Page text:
The governments of Australia, Japan, Germany, U.S., and the EU as well as the World Bank and Asian Development Bank are already uniquely positioned to assist with this transition by expanding existing support to Laos’s power sector development. Of course, a leaner and less risky “Battery of Asia” can be built by showing Laos the benefits of alternative economic development pathways unrelated to the power sector such as those related to eco-tourism or light manufacturing. Once approaches are identified, regional development frameworks such as the U.S.-led Lower Mekong Initiative, Thailand’s ACMECS, the Japan Mekong Connectivity Initiative, or the ADB’s Greater Mekong Subregion program.
Specifically, the United States now has an opportunity to target efforts emerging from its now-materializing Free and Open Indo-Pacific Strategy toward the power sector in Laos as a form of strategic and pragmatic engagement and delivers broader benefits to the entirety of the Mekong region. Importantly, this kind of strategic investment, if packaged correctly, could provide a high-quality alternative to China’s Belt and Road Initiative, the projects of which have placed Laos, to its detriment, as one of the highest debt risk countries in the world.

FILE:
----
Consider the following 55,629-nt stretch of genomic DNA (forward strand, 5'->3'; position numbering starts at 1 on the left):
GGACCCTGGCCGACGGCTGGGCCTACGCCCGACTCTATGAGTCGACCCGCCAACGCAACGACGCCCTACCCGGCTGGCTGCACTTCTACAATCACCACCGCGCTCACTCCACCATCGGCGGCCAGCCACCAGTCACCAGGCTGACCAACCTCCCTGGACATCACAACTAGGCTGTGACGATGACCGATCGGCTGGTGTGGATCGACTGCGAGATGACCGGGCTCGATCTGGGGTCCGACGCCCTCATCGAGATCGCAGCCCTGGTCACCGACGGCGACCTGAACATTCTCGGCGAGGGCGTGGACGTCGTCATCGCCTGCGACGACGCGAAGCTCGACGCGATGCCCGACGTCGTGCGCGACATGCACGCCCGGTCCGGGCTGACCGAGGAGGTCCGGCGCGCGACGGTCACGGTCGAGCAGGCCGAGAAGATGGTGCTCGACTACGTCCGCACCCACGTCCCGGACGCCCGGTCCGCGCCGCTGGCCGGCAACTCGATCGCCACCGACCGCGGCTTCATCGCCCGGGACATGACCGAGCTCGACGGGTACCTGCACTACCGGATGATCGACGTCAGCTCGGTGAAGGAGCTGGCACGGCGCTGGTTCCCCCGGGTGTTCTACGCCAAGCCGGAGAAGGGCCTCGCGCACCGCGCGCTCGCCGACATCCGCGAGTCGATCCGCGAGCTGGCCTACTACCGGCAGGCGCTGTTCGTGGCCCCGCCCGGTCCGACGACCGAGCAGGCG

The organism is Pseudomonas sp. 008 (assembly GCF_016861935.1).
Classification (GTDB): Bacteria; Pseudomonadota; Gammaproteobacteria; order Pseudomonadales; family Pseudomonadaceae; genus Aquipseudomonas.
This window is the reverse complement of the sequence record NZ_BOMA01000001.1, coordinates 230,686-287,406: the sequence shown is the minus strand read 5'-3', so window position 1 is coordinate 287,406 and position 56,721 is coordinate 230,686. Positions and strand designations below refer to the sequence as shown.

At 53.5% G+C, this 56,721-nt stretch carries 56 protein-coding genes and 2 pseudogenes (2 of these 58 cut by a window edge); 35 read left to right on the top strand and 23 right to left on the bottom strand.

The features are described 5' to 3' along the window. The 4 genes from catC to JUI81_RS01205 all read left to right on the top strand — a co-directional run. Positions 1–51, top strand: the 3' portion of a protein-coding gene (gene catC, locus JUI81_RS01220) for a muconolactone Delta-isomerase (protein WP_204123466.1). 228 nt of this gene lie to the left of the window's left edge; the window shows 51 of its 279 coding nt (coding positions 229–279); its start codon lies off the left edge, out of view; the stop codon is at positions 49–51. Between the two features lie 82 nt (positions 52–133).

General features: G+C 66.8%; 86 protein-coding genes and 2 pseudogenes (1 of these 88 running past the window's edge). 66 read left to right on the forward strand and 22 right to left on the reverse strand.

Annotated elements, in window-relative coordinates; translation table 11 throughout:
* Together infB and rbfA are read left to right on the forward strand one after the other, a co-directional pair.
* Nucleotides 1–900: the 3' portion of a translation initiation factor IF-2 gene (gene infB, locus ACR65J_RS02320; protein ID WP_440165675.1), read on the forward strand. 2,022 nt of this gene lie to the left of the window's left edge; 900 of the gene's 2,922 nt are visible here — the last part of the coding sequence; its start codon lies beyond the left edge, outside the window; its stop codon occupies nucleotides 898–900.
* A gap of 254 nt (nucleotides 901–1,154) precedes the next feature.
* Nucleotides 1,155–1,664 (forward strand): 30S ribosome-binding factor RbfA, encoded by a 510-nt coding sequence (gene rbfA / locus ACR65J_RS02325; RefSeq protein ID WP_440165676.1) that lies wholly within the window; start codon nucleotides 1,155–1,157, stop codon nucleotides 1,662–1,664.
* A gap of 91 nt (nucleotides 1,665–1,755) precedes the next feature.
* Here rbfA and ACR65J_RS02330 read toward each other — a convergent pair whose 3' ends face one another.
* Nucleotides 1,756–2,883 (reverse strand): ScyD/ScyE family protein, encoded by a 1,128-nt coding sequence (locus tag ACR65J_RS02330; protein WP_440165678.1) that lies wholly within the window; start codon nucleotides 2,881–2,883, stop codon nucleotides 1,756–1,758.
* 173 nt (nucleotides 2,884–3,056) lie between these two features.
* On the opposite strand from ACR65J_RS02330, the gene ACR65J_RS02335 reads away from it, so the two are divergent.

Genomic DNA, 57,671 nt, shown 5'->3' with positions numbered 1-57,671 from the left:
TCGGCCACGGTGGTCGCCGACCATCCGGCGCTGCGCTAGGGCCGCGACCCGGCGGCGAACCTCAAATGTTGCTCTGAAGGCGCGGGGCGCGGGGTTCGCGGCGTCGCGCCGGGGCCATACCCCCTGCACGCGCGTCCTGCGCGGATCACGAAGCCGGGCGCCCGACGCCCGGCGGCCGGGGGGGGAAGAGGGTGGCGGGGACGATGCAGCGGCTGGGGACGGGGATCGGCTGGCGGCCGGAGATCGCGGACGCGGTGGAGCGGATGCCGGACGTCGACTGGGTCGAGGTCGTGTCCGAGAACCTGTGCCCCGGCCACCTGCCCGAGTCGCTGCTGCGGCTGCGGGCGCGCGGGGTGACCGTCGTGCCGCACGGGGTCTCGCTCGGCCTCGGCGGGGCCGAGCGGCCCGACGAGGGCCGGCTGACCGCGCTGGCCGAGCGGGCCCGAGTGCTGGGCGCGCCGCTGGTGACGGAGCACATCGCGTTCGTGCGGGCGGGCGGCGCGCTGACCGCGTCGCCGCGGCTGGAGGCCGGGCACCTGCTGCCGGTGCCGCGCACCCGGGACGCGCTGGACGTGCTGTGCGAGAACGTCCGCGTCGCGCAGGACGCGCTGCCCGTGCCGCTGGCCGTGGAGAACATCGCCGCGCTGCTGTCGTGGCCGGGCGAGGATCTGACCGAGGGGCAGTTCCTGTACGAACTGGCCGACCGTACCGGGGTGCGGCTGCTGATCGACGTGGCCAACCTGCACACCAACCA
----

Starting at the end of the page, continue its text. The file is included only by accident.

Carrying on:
This article was originally published in East by Southeast, and is reproduced here with permission.
Brian Eyler is Director of the Southeast Asia program at the Stimson Center in Washington, DC. Prior to moving to DC he lived and worked in China and Southeast Asia for 15 years. His research and consulting focuses on trade, infrastructure development, and transboundary environmental issues between China and Southeast Asia.
The News Lens has been authorized to republish this article. The piece was first published by thethirdpole.net, a website that tracks Asia’s water crisis.
TNL Editor: David Green (@DavidPeterGreen)